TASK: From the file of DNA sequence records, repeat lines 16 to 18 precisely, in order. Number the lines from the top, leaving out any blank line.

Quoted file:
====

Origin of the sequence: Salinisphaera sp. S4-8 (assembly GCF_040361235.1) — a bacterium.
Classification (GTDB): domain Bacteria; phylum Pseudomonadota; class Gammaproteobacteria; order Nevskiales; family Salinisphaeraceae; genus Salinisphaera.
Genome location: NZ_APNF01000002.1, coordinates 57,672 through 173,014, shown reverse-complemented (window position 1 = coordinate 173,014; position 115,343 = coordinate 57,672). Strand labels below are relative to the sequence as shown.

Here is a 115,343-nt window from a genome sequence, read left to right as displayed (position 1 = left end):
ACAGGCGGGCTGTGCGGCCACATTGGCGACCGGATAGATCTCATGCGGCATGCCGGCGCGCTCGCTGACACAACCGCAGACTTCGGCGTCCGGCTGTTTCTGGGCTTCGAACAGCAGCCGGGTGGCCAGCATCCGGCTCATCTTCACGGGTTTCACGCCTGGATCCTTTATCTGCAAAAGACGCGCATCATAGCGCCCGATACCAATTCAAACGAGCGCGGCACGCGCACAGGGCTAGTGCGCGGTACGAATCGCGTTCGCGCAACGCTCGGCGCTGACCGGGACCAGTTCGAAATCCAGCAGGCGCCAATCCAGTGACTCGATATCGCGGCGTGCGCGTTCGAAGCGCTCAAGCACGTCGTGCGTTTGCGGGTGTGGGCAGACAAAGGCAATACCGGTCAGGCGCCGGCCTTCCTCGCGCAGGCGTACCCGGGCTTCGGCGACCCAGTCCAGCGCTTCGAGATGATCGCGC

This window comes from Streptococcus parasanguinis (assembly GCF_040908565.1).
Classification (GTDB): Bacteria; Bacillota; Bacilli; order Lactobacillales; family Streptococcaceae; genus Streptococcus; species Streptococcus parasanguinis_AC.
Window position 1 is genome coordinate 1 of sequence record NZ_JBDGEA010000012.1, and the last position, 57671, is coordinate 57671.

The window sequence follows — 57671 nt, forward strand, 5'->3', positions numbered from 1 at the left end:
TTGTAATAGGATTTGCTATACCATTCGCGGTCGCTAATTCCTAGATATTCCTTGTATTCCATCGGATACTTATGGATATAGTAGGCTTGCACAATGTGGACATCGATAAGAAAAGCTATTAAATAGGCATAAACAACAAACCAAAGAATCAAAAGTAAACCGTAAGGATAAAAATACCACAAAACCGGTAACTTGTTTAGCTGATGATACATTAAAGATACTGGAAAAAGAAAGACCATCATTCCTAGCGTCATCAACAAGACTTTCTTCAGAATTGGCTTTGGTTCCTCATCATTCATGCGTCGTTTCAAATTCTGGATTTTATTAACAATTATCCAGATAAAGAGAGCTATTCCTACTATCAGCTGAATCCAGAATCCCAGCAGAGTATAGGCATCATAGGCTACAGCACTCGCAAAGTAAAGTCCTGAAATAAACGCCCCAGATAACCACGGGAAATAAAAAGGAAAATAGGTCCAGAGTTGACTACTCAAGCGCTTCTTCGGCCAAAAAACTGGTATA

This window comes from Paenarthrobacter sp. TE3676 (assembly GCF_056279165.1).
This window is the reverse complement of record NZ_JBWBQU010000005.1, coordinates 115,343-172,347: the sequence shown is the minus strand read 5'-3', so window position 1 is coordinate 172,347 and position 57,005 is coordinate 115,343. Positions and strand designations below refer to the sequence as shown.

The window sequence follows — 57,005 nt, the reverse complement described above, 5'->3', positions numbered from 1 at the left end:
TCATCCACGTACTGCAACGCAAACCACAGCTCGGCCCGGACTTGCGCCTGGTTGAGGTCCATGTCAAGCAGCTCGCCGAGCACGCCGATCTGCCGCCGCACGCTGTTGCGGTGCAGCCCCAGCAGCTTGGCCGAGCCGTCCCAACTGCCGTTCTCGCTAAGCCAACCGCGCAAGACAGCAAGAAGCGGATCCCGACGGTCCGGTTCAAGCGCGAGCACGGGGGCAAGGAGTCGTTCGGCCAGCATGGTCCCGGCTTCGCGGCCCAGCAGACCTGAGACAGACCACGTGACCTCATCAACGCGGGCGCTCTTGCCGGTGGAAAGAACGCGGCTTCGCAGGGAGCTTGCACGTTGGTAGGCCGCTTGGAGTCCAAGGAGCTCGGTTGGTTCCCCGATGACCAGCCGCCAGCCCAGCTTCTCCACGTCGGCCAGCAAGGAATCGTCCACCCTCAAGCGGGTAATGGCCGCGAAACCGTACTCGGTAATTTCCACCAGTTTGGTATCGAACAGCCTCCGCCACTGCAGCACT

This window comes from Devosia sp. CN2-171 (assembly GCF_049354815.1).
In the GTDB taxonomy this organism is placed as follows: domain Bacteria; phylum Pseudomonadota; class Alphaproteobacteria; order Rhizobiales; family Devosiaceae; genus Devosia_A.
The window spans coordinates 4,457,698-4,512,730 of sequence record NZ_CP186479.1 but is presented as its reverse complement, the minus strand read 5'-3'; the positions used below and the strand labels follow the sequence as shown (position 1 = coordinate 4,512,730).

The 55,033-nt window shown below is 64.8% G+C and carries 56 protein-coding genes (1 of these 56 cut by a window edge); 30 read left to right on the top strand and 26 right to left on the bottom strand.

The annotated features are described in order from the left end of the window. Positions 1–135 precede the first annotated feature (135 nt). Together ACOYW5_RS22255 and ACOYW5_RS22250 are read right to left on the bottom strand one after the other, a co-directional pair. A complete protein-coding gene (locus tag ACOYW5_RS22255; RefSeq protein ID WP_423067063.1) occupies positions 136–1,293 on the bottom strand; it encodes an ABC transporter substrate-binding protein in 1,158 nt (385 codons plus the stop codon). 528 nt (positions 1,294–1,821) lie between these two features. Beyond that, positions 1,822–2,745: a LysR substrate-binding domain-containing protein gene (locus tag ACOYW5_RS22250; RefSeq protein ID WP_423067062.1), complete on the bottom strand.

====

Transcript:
In the GTDB taxonomy this organism is placed as follows: domain Bacteria; phylum Pseudomonadota; class Alphaproteobacteria; order Rhizobiales; family Devosiaceae; genus Devosia_A.
The window spans coordinates 4,457,698-4,512,730 of sequence record NZ_CP186479.1 but is presented as its reverse complement, the minus strand read 5'-3'; the positions used below and the strand labels follow the sequence as shown (position 1 = coordinate 4,512,730).

The 55,033-nt window shown below is 64.8% G+C and carries 56 protein-coding genes (1 of these 56 cut by a window edge); 30 read left to right on the top strand and 26 right to left on the bottom strand.